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Visualizing the invisible

Electronic warfare management tech cuts through the electromagnetic clutter

Raytheon and the U.S. Army are developing new capabilities for the Electronic Warfare Planning Management Tool, allowing operators to better orchestrate force maneuvers. (Photo: U.S. Army)

A tool to manage electronic warfare – the use of jamming and other radio-like technologies against an adversary – can now perform all the planning that’s needed to prevent conflict between friendly signals.   

Like air traffic control systems helping airliners avoid collisions, Capability Drop II for Raytheon’s Electronic Warfare Planning and Management Tool, or EWPMT,enables commanders to detect, identify and manage signals in the crowded electromagnetic spectrum.

“For the first time, electromagnetic spectrum operators can plan electronic warfare and control the battlefield spectrum in one standard tool,” said Frank Pietryka, director of electronic warfare systems at Raytheon's Space and Airborne Systems business.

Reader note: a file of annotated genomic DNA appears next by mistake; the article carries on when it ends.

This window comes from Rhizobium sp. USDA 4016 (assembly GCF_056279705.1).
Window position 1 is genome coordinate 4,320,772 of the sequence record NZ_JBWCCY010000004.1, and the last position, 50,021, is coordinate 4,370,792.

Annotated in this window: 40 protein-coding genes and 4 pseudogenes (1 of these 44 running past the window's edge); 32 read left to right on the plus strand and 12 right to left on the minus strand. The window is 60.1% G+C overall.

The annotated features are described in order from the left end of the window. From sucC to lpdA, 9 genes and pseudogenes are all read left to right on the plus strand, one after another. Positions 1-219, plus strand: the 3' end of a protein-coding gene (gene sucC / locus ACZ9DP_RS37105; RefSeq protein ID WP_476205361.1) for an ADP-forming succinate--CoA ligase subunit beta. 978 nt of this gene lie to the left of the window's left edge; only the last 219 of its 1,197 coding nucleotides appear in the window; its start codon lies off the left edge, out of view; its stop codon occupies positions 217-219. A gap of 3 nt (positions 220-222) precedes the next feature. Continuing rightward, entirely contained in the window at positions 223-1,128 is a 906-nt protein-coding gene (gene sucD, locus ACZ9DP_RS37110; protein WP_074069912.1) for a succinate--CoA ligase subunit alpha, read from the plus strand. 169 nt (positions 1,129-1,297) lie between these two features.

EWPMT features a composable, open architecture, which means it can be customized for different services, and fielded in almost any deployment environment. It's been a U.S. Army program of record since 2014. 

“The beauty of EWPMT is that we designed it from the ground up as a buildable architecture; the end product is determined by which plug-ins are included,” said Dan Kilfoyle, technical director of electronic warfare systems. 

Capability Drop II will also offer stand-alone, embedded training, allowing users to simulate a real, deployed environment for training.  

This document does not contain technology or Technical Data controlled under either the U.S. International Traffic in Arms Regulations or the U.S. Export Administration Regulations. E17-9ZYR.

 

Last Updated: 03/28/2017

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